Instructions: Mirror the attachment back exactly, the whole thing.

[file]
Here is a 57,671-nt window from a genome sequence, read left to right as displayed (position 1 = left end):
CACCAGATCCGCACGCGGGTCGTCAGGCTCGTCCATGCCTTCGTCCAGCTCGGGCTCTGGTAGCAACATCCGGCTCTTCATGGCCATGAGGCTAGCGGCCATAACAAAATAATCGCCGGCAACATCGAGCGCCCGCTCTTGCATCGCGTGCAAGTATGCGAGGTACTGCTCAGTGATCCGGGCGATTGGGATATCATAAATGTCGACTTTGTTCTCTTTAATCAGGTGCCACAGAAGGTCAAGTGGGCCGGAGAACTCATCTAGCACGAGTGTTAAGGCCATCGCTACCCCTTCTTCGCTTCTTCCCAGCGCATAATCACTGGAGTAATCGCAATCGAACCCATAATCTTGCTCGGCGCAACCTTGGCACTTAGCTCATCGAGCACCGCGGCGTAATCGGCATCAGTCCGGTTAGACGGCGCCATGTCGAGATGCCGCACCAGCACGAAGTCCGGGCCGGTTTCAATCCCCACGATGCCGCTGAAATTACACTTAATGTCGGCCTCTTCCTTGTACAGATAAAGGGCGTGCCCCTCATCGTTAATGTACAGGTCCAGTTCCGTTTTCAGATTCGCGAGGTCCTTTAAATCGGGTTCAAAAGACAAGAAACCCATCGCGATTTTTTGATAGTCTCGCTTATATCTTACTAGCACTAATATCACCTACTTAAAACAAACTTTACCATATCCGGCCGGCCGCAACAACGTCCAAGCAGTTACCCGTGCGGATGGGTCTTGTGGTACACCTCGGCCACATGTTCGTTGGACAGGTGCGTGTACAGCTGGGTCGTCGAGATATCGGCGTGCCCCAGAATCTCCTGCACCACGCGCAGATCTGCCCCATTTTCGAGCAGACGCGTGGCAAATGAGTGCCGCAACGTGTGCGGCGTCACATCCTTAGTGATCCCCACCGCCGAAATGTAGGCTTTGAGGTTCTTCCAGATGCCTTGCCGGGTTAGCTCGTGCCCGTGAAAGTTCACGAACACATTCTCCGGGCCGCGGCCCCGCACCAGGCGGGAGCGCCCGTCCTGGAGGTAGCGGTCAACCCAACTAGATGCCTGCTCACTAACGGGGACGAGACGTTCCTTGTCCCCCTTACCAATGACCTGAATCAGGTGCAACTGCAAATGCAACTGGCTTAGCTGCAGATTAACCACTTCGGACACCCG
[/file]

Here is a 57,671-nt window from a genome sequence, read left to right as displayed (position 1 = left end):
CACCAGATCCGCACGCGGGTCGTCAGGCTCGTCCATGCCTTCGTCCAGCTCGGGCTCTGGTAGCAACATCCGGCTCTTCATGGCCATGAGGCTAGCGGCCATAACAAAATAATCGCCGGCAACATCGAGCGCCCGCTCTTGCATCGCGTGCAAGTATGCGAGGTACTGCTCAGTGATCCGGGCGATTGGGATATCATAAATGTCGACTTTGTTCTCTTTAATCAGGTGCCACAGAAGGTCAAGTGGGCCGGAGAACTCATCTAGCACGAGTGTTAAGGCCATCGCTACCCCTTCTTCGCTTCTTCCCAGCGCATAATCACTGGAGTAATCGCAATCGAACCCATAATCTTGCTCGGCGCAACCTTGGCACTTAGCTCATCGAGCACCGCGGCGTAATCGGCATCAGTCCGGTTAGACGGCGCCATGTCGAGATGCCGCACCAGCACGAAGTCCGGGCCGGTTTCAATCCCCACGATGCCGCTGAAATTACACTTAATGTCGGCCTCTTCCTTGTACAGATAAAGGGCGTGCCCCTCATCGTTAATGTACAGGTCCAGTTCCGTTTTCAGATTCGCGAGGTCCTTTAAATCGGGTTCAAAAGACAAGAAACCCATCGCGATTTTTTGATAGTCTCGCTTATATCTTACTAGCACTAATATCACCTACTTAAAACAAACTTTACCATATCCGGCCGGCCGCAACAACGTCCAAGCAGTTACCCGTGCGGATGGGTCTTGTGGTACACCTCGGCCACATGTTCGTTGGACAGGTGCGTGTACAGCTGGGTCGTCGAGATATCGGCGTGCCCCAGAATCTCCTGCACCACGCGCAGATCTGCCCCATTTTCGAGCAGACGCGTGGCAAATGAGTGCCGCAACGTGTGCGGCGTCACATCCTTAGTGATCCCCACCGCCGAAATGTAGGCTTTGAGGTTCTTCCAGATGCCTTGCCGGGTTAGCTCGTGCCCGTGAAAGTTCACGAACACATTCTCCGGGCCGCGGCCCCGCACCAGGCGGGAGCGCCCGTCCTGGAGGTAGCGGTCAACCCAACTAGATGCCTGCTCACTAACGGGGACGAGACGTTCCTTGTCCCCCTTACCAATGACCTGAATCAGGTGCAACTGCAAATGCAACTGGCTTAGCTGCAGATTAACCACTTCGGACACCCG